Here’s their contact information. Veterans! All veterans! Since we can’t do the real thing, lock and load those rhetorical rifles and ‘get some, get some get you some!’ Let them know how you feel about someone who hasn’t served talking like to someone who has.

    And this SOB who wipes himself with the Constitution as a DrugWarrior dares to use it as a defense.

  5. Joe says:

    Having spent a year over there from 2010 to 2011 i remember massive poppy fields everywhere. We weren’t supposed to mess with the farmers lively hood. I figure that blackwater was brought on to do high level interdiction. What is funny is many of the people we were working with at the time such as karzi’s brother ahmed wali were pretty much suspected as being the kingpins of the heroin trade.

    • Matt says:

      The obvious conclusion to draw about Afghanistan is that it is now the US’s opium manufacturing facility. A narcostate. The US imposes the worldwide regulatory and legal system that creates and maintains the black market. They benefit from it in several ways. Afghanistan a failed state? No, a country that is constantly imposed on by others for geopolitical reasons. They have never had a chance to stabilise. Any member of the armed forces that has served in Afghanistan must realise the distinct possibility that they were sent there purely to safeguard opium manufacturing. Nothing whatsoever to do with “a war on terrorism”. The real, supreme kingpins of the opium trade, the good ole US of A.

  6. allan says:

    Yo Malcolm… rumor mill has it you been made to walk the FB plank. What’d you do? heh… pissin’ people off again.

    • MajadGilligan says:

      Hi Allan, thanks for your concern!

      FB, blocked me from posting on newspaper threads (using their system) about a year back, but this latest development was voluntary. My health has been failing me lately. I was blessed with rickets at an early age which is now (unexpectedly) advancing on me in my twighlight years. I’m in constant pain (bones and muscles) and feeling rather sorry for myself. These last few days, I can’t even dress myself. It will improve again, like it always does, but each cycle continues to get deeper and darker.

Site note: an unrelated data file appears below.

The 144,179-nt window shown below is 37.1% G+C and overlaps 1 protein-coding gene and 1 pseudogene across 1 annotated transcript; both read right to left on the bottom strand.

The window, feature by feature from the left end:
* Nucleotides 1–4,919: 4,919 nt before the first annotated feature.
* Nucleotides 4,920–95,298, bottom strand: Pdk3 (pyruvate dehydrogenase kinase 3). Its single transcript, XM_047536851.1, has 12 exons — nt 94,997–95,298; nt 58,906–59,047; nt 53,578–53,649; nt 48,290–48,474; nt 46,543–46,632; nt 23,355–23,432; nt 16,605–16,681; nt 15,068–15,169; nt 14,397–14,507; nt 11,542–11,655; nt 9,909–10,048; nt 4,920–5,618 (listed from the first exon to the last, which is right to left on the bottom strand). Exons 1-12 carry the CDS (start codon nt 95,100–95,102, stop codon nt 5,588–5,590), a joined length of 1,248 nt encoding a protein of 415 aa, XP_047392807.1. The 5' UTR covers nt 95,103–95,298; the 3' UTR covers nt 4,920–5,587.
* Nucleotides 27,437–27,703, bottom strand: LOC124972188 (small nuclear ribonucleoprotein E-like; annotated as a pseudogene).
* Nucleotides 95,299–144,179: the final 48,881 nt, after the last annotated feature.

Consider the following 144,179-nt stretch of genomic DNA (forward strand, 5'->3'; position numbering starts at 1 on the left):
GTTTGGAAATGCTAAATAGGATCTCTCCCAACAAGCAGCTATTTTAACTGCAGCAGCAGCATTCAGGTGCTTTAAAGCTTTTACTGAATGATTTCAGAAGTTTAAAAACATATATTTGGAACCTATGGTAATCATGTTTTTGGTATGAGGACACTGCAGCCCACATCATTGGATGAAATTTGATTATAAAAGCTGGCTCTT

I’ll still be here in the background, and will even post something from time to time. But for me the war is over. It’s been such an honor being part of all this; you guys are fucking amazing. Love to you all!

      • darkcycle says:

        Oh no! Damn… Sure hope you feel better Malcolm. It won’t be near as much fun busting prohib nuts without your input! Well, you know where we are, stop in often if you can…

      • Matthew Meyer says:

        Sorry to hear it. Wishing you firmeza…

      • Common Science says:

        Always enjoy seeing you out there Malcolm – boilerplating troglodyte articles left, right & centre. It’s an honour to share a number of comment sections with you. We can only speculate how many people were quietly turned around on the basis of your studiously framed facts.

        Peace, relief and love to you always.

      • thelbert says:

        the couch loves you right back, malcolm. i hope you have access to plenty of cannabis.

      • kaptinemo says:

        Oh damn. Why does bad shite happen to good people? All our hopes for a speedy recovery

      • You are awesome! My best to you.

      • tensity1 says:

        Ah, so that’s why I saw the handle of Malcolm disappear from comments, but then saw the occasional comment under a new one. No mistaking your style, Malcolm. Damn shame about your health. The best to you. Kick back, relax, and enjoy watching your work and influence bring about the end of insane drug policy. Thanks to you and many others–here and elsewhere–this insanity WILL end.

  7. darkcycle says:

    Well it looks like the President’s Executive Grow room has been busted…maybe. Still, I wanna know what they were growing.

    • Duncan20903 says:


      Now that’s just plain funny! But it’ll never fool anyone who’s been a long term resident because there’s just no such thing as J Street. There is a Jay Street but it isn’t part of the alphanumeric protocol for naming streets in D.C.

      Could somebody please ‘splain to me why the Secret Service has a uniformed division? It seems to me that the cat’s out of the bag when uniformed agents drive around in marked cars. While you’re at it could you also ‘splain how the cat got into the bag in the first place? TIA!

      • kaptinemo says:

        They threw catnip in first. No coercion – or heavy thick gauntlets – needed.

      • darkcycle says:

        To answer your question Duncan, the Secret Service uniformed division is primarily tasked with investigating currency crimes like counterfeiting.

  8. Duncan20903 says:


    Since the topic is money let me link to information about a relatively new bailment currency. This one is going into the “good grief, my fiat is in the repair shop again” category: